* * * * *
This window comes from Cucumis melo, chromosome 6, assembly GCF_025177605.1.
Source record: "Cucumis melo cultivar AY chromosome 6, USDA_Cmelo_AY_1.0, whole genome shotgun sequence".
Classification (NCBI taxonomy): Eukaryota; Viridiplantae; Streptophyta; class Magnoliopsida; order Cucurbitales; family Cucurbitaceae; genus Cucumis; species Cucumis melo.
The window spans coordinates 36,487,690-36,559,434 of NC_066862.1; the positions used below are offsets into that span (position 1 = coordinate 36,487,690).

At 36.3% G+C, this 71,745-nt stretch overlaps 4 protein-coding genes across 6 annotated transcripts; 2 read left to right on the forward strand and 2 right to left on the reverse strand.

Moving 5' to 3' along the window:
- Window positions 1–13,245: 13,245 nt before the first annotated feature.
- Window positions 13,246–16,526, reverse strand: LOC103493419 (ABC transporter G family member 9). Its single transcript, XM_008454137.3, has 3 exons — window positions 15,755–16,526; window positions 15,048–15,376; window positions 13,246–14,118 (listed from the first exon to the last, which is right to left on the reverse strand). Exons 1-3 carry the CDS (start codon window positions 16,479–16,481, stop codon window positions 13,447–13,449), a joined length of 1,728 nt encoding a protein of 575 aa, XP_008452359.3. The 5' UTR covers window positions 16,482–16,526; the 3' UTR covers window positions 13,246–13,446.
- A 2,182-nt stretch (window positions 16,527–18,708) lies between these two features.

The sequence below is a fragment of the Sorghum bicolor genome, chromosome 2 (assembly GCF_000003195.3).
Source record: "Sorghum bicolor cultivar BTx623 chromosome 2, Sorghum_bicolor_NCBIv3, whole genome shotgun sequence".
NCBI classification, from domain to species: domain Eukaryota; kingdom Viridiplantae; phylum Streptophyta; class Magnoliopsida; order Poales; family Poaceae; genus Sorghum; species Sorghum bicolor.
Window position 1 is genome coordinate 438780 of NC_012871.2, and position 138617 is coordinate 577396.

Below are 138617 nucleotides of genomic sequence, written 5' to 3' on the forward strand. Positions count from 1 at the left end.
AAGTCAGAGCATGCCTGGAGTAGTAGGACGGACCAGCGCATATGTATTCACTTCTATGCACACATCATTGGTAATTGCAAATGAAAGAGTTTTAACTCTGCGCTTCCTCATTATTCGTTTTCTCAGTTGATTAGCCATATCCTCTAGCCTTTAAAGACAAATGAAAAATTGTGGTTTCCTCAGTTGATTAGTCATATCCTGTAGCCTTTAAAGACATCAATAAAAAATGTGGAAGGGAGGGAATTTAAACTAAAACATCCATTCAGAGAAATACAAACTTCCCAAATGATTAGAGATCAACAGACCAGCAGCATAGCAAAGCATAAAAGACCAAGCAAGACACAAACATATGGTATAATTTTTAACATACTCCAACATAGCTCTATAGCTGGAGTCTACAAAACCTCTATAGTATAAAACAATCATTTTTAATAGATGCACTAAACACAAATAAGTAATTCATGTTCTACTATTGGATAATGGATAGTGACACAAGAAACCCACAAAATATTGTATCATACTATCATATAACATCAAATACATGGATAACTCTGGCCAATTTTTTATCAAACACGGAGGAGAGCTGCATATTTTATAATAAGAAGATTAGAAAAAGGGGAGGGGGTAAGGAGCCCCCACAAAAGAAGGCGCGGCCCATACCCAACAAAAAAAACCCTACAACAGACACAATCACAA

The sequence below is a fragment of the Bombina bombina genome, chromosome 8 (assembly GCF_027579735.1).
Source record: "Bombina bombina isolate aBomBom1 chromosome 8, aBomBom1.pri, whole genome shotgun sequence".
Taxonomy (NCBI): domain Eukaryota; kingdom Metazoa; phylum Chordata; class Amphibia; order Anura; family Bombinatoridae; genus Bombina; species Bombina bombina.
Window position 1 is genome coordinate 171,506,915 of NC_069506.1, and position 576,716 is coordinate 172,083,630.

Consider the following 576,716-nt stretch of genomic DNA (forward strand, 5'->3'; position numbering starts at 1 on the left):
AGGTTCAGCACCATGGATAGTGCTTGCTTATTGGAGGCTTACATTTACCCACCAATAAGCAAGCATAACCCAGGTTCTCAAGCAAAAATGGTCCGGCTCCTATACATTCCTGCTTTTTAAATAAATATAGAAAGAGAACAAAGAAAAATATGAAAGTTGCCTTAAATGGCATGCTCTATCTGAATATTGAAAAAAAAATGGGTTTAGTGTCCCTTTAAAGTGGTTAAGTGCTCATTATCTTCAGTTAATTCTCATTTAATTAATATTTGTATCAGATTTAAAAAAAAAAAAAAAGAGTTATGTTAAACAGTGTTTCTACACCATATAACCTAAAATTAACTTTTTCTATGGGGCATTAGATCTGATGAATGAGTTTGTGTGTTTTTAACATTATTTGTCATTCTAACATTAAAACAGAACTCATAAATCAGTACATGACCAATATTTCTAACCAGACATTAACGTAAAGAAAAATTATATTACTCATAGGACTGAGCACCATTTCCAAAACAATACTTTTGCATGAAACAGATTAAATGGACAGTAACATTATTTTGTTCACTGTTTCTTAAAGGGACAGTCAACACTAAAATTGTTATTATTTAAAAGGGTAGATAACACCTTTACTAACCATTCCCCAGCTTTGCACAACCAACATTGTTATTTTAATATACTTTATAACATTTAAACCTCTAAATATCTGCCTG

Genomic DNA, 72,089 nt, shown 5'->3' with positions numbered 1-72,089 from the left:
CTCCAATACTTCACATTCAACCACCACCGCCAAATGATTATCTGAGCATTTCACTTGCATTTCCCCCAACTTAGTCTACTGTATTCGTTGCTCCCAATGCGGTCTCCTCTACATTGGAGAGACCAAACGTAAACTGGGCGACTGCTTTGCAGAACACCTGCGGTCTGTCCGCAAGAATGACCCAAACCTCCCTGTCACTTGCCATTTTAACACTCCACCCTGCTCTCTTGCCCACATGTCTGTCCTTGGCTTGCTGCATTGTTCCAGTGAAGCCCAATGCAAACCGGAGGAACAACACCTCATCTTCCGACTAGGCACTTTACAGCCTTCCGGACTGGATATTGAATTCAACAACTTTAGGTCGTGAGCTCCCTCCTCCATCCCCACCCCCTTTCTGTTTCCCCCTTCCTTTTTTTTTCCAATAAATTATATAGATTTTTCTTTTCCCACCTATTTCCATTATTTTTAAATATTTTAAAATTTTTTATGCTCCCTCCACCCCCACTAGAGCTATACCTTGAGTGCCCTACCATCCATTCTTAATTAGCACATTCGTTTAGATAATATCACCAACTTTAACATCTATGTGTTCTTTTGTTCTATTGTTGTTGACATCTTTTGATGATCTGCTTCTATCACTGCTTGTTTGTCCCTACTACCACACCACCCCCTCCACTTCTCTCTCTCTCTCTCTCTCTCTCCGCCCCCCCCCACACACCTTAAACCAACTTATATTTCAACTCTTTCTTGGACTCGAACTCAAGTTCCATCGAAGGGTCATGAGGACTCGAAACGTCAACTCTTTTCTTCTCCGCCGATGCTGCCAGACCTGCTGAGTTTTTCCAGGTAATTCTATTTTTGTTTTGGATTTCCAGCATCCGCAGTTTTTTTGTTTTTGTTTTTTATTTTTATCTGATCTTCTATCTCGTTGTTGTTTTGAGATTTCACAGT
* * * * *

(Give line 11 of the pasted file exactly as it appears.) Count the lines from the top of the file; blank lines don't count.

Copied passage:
Source record: "Sorghum bicolor cultivar BTx623 chromosome 2, Sorghum_bicolor_NCBIv3, whole genome shotgun sequence".